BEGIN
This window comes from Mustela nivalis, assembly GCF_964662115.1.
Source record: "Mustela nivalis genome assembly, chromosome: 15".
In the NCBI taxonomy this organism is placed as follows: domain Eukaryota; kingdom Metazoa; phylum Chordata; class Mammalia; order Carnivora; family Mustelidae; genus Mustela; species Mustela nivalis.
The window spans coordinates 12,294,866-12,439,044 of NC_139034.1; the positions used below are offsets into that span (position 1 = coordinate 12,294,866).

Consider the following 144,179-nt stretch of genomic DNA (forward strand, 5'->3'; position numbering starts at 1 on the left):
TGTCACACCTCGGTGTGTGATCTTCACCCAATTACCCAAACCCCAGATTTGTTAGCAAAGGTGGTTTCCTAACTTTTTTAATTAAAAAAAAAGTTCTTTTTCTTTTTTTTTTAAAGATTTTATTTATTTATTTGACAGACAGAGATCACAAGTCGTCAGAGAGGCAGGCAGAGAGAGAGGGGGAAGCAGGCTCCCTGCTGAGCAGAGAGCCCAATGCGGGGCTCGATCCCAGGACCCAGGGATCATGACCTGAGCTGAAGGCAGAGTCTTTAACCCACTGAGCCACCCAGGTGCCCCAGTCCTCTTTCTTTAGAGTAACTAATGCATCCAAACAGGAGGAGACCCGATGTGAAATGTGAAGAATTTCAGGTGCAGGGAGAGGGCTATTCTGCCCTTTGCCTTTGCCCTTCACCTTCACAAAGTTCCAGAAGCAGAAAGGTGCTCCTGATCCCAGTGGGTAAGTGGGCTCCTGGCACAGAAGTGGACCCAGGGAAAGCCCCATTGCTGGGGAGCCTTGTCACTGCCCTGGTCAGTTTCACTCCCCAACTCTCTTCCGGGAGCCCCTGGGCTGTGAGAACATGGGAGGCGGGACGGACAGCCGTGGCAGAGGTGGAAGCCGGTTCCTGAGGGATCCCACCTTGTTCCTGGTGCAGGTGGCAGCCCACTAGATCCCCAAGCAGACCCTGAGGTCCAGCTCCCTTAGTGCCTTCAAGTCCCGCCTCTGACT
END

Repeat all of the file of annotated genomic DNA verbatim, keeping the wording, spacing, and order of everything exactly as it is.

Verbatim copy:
This window comes from Mustela nivalis, assembly GCF_964662115.1.
Source record: "Mustela nivalis genome assembly, chromosome: 15".
In the NCBI taxonomy this organism is placed as follows: domain Eukaryota; kingdom Metazoa; phylum Chordata; class Mammalia; order Carnivora; family Mustelidae; genus Mustela; species Mustela nivalis.
The window spans coordinates 12,294,866-12,439,044 of NC_139034.1; the positions used below are offsets into that span (position 1 = coordinate 12,294,866).

Consider the following 144,179-nt stretch of genomic DNA (forward strand, 5'->3'; position numbering starts at 1 on the left):
TGTCACACCTCGGTGTGTGATCTTCACCCAATTACCCAAACCCCAGATTTGTTAGCAAAGGTGGTTTCCTAACTTTTTTAATTAAAAAAAAAGTTCTTTTTCTTTTTTTTTTAAAGATTTTATTTATTTATTTGACAGACAGAGATCACAAGTCGTCAGAGAGGCAGGCAGAGAGAGAGGGGGAAGCAGGCTCCCTGCTGAGCAGAGAGCCCAATGCGGGGCTCGATCCCAGGACCCAGGGATCATGACCTGAGCTGAAGGCAGAGTCTTTAACCCACTGAGCCACCCAGGTGCCCCAGTCCTCTTTCTTTAGAGTAACTAATGCATCCAAACAGGAGGAGACCCGATGTGAAATGTGAAGAATTTCAGGTGCAGGGAGAGGGCTATTCTGCCCTTTGCCTTTGCCCTTCACCTTCACAAAGTTCCAGAAGCAGAAAGGTGCTCCTGATCCCAGTGGGTAAGTGGGCTCCTGGCACAGAAGTGGACCCAGGGAAAGCCCCATTGCTGGGGAGCCTTGTCACTGCCCTGGTCAGTTTCACTCCCCAACTCTCTTCCGGGAGCCCCTGGGCTGTGAGAACATGGGAGGCGGGACGGACAGCCGTGGCAGAGGTGGAAGCCGGTTCCTGAGGGATCCCACCTTGTTCCTGGTGCAGGTGGCAGCCCACTAGATCCCCAAGCAGACCCTGAGGTCCAGCTCCCTTAGTGCCTTCAAGTCCCGCCTCTGACT